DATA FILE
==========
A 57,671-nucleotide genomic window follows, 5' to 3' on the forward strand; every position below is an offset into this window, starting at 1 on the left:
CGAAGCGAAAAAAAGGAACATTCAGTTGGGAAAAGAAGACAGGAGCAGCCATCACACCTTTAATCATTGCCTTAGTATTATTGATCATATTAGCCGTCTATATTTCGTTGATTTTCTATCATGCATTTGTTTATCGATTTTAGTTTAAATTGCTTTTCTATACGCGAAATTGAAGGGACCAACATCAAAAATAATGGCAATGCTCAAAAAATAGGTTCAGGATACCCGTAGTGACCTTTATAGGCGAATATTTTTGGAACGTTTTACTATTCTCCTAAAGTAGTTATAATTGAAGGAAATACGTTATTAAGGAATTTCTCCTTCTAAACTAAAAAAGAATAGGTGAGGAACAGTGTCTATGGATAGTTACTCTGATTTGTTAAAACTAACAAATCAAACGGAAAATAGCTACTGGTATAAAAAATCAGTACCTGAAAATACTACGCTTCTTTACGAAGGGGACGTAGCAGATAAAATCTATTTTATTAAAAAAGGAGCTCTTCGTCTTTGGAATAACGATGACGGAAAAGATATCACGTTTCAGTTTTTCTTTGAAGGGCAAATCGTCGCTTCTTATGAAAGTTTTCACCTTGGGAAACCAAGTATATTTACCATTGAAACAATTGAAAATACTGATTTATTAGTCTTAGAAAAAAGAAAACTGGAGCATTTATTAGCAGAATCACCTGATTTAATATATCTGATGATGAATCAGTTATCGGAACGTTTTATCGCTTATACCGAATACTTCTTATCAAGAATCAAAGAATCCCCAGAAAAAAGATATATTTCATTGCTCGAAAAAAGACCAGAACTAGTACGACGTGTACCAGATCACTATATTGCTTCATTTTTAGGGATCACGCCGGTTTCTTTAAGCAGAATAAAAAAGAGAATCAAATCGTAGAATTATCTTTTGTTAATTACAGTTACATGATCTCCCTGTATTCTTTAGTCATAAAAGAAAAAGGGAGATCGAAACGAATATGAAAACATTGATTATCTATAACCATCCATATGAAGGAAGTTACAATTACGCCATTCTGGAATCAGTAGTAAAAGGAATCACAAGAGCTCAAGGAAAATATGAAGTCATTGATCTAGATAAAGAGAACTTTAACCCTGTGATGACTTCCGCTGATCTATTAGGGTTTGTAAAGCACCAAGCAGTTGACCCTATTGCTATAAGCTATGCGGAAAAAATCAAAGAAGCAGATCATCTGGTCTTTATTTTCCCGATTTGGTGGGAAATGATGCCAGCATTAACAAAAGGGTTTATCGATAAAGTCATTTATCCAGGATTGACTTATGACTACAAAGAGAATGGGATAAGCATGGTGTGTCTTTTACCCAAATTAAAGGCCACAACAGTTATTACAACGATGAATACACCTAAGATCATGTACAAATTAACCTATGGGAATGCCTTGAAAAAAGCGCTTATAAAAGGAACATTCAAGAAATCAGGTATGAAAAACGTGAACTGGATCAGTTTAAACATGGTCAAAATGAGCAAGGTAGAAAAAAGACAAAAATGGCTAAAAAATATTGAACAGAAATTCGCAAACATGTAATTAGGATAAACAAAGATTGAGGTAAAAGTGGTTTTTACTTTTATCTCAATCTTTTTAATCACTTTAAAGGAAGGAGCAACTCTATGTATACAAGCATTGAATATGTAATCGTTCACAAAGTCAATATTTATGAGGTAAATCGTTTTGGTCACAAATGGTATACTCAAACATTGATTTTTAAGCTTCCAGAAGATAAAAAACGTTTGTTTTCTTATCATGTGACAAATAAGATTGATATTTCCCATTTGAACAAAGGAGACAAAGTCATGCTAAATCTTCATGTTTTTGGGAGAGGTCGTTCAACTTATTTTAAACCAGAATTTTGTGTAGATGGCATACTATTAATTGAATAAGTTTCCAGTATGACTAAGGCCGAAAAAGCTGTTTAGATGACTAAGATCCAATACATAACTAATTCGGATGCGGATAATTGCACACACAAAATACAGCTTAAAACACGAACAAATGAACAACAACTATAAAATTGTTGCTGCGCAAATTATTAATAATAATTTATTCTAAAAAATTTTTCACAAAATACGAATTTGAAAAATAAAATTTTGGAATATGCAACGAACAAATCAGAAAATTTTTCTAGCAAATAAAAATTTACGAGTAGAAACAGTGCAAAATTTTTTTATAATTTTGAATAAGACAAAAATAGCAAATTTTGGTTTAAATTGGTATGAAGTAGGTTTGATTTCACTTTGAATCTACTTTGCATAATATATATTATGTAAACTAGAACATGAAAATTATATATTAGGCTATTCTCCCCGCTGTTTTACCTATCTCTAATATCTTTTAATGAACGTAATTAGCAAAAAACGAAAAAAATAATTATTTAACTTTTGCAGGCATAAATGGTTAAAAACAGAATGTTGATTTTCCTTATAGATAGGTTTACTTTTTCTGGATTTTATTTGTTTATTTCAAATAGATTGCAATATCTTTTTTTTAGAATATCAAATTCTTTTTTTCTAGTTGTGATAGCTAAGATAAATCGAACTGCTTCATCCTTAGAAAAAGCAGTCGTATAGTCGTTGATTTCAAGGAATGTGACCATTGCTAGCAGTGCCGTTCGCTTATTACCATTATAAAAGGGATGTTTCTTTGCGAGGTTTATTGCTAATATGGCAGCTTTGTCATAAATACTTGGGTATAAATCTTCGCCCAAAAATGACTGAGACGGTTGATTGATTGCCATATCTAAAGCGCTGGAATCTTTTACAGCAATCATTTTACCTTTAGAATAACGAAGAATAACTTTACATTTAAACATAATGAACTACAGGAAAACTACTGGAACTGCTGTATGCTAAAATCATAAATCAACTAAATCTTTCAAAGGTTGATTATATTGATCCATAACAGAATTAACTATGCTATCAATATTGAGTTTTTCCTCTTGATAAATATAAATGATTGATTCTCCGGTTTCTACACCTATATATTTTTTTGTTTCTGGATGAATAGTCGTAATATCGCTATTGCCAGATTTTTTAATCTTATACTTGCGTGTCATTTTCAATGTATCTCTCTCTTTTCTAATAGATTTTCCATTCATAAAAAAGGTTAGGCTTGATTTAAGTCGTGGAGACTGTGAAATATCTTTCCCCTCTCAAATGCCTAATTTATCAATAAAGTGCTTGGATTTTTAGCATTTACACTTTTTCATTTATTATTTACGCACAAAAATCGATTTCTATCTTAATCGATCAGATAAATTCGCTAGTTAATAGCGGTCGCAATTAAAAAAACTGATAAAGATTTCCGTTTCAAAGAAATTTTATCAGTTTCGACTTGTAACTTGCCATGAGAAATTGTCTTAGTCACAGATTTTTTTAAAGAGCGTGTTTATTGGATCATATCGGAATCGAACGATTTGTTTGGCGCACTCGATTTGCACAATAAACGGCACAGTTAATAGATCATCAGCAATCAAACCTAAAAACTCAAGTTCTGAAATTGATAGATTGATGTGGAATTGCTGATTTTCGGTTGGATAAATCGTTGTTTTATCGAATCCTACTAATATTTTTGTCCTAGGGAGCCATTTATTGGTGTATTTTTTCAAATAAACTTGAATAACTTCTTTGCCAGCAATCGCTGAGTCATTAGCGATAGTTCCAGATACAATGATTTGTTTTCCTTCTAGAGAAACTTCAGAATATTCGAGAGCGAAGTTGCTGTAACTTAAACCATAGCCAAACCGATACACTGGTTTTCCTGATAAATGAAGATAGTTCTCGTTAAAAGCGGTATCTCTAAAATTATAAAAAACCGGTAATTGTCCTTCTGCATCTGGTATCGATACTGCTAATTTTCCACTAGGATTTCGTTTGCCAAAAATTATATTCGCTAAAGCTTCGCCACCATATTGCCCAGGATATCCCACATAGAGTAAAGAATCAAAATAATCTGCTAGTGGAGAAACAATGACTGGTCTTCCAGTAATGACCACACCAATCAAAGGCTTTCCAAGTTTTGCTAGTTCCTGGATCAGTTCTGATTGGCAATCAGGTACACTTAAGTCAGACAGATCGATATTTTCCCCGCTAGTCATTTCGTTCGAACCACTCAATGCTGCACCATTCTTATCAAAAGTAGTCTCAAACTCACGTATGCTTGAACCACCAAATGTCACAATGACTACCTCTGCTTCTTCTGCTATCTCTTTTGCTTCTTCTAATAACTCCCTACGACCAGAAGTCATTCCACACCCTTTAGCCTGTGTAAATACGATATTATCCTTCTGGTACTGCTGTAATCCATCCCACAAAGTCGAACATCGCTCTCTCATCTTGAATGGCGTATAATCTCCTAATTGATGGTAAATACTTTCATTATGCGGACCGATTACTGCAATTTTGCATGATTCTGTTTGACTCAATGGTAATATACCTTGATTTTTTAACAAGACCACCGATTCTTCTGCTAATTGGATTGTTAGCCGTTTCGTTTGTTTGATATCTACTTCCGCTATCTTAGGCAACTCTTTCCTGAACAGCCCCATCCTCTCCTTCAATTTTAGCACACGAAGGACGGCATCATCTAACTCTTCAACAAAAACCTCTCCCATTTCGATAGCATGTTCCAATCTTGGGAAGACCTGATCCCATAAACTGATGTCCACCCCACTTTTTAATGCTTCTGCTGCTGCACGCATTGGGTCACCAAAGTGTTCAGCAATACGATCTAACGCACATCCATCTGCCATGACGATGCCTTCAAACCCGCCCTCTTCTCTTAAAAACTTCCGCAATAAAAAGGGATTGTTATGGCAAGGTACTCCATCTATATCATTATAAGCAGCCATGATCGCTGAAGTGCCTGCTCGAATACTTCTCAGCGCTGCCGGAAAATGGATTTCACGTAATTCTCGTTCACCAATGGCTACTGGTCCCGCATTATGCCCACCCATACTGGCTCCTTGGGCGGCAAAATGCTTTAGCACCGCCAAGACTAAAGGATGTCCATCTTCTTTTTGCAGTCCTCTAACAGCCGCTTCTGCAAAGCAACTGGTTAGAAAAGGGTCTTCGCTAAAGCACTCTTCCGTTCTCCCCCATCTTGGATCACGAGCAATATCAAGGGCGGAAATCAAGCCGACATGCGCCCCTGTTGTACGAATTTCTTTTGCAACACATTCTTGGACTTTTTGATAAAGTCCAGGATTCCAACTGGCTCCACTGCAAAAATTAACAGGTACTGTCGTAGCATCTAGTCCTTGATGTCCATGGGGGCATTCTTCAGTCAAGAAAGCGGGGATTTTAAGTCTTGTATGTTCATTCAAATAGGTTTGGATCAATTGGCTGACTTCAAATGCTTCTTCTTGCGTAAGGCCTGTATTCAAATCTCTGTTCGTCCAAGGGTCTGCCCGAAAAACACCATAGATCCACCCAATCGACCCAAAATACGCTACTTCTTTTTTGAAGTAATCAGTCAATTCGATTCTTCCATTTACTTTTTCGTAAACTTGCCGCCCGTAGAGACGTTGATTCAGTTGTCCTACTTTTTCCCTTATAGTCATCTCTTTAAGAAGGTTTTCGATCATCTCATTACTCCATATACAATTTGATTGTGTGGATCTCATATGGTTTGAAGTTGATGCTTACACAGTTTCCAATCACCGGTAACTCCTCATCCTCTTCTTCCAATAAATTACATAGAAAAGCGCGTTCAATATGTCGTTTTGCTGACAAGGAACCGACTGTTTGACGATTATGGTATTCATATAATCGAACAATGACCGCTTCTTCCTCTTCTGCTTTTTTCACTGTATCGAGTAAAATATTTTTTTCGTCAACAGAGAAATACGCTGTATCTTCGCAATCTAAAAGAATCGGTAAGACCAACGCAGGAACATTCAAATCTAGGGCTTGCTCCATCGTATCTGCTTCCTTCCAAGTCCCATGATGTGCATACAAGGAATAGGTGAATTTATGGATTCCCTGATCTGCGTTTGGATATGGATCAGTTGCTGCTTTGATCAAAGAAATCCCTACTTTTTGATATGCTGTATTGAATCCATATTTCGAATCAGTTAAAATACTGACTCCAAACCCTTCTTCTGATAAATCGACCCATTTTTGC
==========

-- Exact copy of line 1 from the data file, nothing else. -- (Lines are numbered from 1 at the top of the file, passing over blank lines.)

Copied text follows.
A 57,671-nucleotide genomic window follows, 5' to 3' on the forward strand; every position below is an offset into this window, starting at 1 on the left: